ANSWER: The only path even to have a remote chance to keep both Bud Dupree and Javon Hargrave would be for the players to ratify the Collective Bargaining Agreement, and for that vote to add a significant amount to each team's 2020 salary cap. But if that happens, every team's salary cap would rise by the same significant amount, and there likely would be a team willing to throw stupid money at Hargrave. Is there a chance the Steelers could keep both players? Sure, but there's also a chance you could win the Powerball jackpot.
JAMES R. PATTERSON FROM CUMBERLAND, MD: If/when the Steelers use the franchise tag on Bud Dupree, and then if they were able to strike a quick deal for a long-term contract with him, can the tag be re-used to keep another player?
ANSWER: Once a transition tag or a franchise tag is used on a player, that tag cannot be used on another player until the following year. That's why teams often wait until right before the deadline even to place a transition or franchise tag on a player, because there is no advantage to making the move earlier than absolutely necessary.
RON WILLIAMS FROM ASTORIA, OR: From time to time we hear of current players restructuring their contracts to help free up some money on the salary cap for the team to sign other players or re-sign current players. What are the drawbacks, if any, for the player who restructures his contract?
ANSWER: With the way the Steelers do this, there are no drawbacks for the player who restructures. The way the Steelers do it is this: Say a seven-year veteran player is in the second year of a six-year deal and he is due to earn a $10 million salary in the upcoming season. The minimum salary for a seven-year veteran is $930,000, and so the Steelers take the rest of the $10 million he is due ($9.07 million) and convert it into a signing bonus and spread it out over the rest of the player's contract, which in this example is five years. The player is paid the $9.07 million immediately, and then he receives his regular game checks over the season to cover the $930,000. The player receives his full $10 million, he gets it more quickly, and his cap number drops from $10 million for that particular season to $2.73 million for that particular season. This is merely a short-term fix, however, because pushing the cap charge down the road ultimately results in an eventual huge cap hit. But it does provide temporary relief for the team at no detriment to the player.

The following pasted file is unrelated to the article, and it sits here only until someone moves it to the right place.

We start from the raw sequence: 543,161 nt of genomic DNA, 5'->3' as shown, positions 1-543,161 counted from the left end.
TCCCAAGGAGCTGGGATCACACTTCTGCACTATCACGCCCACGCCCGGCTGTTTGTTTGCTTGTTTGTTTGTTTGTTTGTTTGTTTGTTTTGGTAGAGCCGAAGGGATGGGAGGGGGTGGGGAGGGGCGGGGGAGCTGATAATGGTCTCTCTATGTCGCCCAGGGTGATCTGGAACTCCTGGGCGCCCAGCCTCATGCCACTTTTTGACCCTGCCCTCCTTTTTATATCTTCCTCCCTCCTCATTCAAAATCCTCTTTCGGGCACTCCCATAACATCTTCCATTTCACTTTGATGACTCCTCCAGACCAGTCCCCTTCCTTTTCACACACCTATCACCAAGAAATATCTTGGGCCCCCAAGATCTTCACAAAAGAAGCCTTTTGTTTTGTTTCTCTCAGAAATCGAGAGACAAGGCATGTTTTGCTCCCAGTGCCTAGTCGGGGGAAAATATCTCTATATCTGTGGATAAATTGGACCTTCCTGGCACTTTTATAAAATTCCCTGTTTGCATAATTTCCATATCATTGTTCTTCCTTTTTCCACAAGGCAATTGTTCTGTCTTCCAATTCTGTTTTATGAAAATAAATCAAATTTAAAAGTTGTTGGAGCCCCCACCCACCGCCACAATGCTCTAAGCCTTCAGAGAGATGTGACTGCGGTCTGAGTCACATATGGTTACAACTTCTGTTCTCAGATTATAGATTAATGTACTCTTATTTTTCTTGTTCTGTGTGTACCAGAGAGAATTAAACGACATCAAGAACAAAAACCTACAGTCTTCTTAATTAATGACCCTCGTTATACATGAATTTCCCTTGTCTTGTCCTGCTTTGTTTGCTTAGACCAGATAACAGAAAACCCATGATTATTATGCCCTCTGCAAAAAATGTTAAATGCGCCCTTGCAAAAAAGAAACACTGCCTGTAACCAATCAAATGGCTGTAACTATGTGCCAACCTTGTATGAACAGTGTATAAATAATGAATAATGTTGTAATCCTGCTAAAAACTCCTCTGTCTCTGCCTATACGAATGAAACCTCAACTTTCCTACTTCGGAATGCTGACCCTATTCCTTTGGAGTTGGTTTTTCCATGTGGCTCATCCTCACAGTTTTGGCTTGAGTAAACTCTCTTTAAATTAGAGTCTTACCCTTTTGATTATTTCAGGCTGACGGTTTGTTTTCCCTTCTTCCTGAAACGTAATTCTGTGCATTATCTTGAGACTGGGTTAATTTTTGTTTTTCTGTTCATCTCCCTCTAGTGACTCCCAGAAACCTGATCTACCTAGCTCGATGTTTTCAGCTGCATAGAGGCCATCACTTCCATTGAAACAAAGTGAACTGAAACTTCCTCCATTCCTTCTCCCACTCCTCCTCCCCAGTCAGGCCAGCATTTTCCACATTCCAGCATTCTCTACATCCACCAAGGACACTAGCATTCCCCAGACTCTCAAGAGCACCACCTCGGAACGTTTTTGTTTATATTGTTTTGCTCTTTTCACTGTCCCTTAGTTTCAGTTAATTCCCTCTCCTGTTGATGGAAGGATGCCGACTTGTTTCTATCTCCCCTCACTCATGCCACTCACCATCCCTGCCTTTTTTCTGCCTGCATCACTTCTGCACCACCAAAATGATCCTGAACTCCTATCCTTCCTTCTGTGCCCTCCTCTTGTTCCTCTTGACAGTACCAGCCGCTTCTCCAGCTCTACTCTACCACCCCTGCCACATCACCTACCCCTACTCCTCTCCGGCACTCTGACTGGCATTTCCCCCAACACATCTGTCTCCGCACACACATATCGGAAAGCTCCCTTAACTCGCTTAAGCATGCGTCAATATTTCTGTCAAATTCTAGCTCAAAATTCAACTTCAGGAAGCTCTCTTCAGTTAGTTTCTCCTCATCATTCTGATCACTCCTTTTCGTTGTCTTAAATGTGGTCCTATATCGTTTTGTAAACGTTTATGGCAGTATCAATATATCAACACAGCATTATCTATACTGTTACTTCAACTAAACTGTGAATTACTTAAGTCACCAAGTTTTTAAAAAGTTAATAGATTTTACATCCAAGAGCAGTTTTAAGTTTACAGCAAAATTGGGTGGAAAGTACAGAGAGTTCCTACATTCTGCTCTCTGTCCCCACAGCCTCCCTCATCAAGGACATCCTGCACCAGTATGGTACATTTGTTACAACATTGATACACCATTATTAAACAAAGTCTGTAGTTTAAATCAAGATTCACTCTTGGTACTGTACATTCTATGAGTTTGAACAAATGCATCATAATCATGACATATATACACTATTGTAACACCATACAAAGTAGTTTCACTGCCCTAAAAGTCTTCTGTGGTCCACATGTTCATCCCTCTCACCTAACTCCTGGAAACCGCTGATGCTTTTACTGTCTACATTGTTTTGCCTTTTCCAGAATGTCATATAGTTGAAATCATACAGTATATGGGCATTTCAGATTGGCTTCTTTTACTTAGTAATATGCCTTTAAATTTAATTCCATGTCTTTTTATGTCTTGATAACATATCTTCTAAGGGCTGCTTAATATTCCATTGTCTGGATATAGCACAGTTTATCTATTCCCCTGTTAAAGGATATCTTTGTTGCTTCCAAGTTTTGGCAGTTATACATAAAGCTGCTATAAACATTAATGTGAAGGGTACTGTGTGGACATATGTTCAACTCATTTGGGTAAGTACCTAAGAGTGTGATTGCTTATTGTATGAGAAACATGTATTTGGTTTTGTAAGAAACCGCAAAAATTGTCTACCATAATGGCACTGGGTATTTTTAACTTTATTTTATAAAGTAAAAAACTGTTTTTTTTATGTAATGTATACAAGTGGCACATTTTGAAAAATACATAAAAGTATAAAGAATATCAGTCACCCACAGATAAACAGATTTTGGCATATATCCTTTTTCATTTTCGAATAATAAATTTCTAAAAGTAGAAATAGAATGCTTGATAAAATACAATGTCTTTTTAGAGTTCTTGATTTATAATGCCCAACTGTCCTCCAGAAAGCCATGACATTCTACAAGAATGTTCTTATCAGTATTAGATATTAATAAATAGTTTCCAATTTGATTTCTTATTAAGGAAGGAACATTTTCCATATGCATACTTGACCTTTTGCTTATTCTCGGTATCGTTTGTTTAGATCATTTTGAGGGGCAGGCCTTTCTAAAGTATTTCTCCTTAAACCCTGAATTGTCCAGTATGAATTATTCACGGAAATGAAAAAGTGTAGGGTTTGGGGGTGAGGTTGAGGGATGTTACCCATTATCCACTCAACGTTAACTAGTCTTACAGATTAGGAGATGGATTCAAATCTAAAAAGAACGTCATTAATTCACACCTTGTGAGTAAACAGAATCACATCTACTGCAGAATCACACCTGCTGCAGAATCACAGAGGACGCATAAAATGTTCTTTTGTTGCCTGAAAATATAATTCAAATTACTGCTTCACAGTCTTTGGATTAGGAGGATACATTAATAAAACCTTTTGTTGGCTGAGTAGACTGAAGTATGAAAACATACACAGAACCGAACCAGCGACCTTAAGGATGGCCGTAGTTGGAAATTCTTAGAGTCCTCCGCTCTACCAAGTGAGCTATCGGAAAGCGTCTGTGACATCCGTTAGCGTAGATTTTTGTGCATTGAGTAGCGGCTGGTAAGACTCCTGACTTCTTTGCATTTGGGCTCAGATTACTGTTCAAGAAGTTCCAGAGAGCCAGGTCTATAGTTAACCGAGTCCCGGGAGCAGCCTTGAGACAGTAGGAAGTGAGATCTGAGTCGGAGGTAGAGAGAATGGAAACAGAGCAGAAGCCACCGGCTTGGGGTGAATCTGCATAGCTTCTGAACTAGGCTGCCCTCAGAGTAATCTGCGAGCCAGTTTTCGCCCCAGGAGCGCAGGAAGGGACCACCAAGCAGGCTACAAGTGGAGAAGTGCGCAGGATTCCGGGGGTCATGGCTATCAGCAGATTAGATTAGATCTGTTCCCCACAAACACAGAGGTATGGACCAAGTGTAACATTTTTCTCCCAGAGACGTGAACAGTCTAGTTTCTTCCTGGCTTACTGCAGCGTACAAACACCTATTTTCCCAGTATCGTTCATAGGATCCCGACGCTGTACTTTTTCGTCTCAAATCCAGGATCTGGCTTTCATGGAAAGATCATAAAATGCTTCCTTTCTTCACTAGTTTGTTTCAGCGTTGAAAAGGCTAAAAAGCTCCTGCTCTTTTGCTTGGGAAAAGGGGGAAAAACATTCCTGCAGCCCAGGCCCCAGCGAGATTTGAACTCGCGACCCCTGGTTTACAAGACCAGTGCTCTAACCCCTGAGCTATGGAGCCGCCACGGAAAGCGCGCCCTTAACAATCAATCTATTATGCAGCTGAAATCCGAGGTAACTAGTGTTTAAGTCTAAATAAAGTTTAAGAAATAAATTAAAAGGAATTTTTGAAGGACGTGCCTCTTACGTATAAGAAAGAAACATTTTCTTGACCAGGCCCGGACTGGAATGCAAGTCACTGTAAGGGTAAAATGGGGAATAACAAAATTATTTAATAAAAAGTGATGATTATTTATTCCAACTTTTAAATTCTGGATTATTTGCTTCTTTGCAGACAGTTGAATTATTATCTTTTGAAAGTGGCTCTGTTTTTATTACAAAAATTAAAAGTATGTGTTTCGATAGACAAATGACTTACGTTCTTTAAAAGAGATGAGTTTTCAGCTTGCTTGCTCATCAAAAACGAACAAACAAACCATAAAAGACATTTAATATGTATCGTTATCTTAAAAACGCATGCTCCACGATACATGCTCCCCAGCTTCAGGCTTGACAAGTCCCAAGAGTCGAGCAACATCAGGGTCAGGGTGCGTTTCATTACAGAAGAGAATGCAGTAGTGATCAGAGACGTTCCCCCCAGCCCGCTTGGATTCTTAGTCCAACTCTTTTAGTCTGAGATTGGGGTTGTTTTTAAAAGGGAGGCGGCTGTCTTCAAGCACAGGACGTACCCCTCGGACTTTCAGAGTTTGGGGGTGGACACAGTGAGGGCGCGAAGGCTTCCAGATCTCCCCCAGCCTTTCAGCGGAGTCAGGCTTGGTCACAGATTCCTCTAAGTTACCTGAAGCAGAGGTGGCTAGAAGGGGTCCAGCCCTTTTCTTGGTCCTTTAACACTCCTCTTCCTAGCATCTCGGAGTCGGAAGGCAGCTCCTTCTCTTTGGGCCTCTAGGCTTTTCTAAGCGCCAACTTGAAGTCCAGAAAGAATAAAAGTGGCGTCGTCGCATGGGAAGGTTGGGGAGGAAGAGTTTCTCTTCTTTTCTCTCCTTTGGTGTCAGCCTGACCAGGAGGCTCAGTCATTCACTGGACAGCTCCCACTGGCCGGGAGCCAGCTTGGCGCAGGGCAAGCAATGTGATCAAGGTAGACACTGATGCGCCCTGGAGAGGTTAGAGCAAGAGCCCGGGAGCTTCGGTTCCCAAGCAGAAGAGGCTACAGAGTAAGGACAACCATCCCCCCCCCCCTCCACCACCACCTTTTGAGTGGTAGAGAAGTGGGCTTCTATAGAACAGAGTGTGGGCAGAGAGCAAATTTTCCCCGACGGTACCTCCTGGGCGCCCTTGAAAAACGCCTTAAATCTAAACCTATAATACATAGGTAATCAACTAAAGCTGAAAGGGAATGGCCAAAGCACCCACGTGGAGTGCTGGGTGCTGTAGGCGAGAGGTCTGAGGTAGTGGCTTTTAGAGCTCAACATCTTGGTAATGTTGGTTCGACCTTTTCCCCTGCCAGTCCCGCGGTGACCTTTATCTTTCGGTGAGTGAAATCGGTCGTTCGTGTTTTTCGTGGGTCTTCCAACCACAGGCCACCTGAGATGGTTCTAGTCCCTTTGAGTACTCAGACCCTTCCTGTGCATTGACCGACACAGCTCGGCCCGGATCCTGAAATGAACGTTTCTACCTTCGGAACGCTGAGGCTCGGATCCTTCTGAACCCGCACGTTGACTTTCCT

PAUL MITCHELL FROM CHICAGO, IL: Recently, Le'Veon Bell was sighted in Pittsburgh, likely visiting. Do you see ANY scenario in which he could return to the Steelers via trade with the Jets, or if the Jets decide to unceremoniously release him?
ANSWER: ANY scenario, or ANY REALISTIC scenario? No, to both.
JOHN BATES FROM DURHAM, NC: Minkah Fitzpatrick had a very good season last year after arriving following the start of the regular season. Having a preseason with the Steelers, he should be fantastic. What do you think about it?
ANSWER: I believe not only will Minkah Fitzpatrick be better and more familiar with what the Steelers like to do on defense after having a full offseason and training camp with the team, but the Steelers will be more comfortable and creative with what he can do and with what they can do with him after a full offseason and training camp. Keep an eye on the trajectory of Fitzpatrick's career with the Steelers, as well as a trajectory on the guy the Dolphins draft with the No. 1 pick they got from the Steelers in the trade (18th overall). I'm betting Fitzpatrick turns out to be the better player, and not by a little bit.